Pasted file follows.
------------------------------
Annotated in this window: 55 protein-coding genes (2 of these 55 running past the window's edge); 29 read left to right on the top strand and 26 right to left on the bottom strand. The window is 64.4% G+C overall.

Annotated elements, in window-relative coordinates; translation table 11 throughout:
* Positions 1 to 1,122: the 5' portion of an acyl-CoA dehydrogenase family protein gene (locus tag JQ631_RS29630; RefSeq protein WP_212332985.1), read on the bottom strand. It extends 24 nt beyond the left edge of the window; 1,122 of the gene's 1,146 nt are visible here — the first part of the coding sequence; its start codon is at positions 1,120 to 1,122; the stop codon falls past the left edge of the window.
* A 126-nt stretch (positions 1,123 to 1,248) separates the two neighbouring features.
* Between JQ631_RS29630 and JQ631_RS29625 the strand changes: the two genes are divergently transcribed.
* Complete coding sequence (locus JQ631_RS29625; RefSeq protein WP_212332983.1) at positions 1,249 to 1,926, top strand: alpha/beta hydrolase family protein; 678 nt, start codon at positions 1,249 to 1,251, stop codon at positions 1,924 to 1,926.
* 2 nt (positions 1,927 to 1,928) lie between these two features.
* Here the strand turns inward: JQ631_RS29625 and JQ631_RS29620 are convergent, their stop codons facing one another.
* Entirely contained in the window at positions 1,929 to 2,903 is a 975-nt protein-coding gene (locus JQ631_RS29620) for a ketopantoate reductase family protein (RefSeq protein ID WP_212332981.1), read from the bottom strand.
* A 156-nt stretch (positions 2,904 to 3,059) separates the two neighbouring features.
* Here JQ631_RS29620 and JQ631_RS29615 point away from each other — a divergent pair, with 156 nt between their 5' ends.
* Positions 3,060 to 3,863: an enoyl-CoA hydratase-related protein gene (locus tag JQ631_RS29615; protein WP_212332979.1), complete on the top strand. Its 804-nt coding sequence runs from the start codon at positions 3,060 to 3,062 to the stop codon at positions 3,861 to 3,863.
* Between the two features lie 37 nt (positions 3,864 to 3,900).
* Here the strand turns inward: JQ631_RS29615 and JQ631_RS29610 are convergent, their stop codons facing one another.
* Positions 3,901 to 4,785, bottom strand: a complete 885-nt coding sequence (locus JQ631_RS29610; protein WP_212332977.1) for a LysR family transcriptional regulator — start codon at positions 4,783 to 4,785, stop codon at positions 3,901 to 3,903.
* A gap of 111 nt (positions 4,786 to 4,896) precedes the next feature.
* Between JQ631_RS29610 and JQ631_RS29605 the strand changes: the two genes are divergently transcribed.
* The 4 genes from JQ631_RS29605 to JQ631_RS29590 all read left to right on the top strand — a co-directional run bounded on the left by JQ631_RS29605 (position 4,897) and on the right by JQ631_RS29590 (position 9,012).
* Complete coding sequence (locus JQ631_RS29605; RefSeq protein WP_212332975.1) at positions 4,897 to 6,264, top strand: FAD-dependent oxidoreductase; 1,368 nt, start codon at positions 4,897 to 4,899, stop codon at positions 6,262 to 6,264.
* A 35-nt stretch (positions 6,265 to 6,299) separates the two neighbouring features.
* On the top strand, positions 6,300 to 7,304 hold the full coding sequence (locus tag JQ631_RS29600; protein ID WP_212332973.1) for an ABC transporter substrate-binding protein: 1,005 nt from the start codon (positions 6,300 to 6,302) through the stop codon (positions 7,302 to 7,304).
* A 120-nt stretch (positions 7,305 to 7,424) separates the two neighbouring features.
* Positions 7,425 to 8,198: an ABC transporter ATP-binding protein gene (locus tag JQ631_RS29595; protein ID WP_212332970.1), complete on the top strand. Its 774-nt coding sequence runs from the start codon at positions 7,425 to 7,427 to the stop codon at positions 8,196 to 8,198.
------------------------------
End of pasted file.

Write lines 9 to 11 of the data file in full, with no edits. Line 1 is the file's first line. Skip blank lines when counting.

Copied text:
* Entirely contained in the window at positions 1,929 to 2,903 is a 975-nt protein-coding gene (locus JQ631_RS29620) for a ketopantoate reductase family protein (RefSeq protein ID WP_212332981.1), read from the bottom strand.
* A 156-nt stretch (positions 2,904 to 3,059) separates the two neighbouring features.
* Here JQ631_RS29620 and JQ631_RS29615 point away from each other — a divergent pair, with 156 nt between their 5' ends.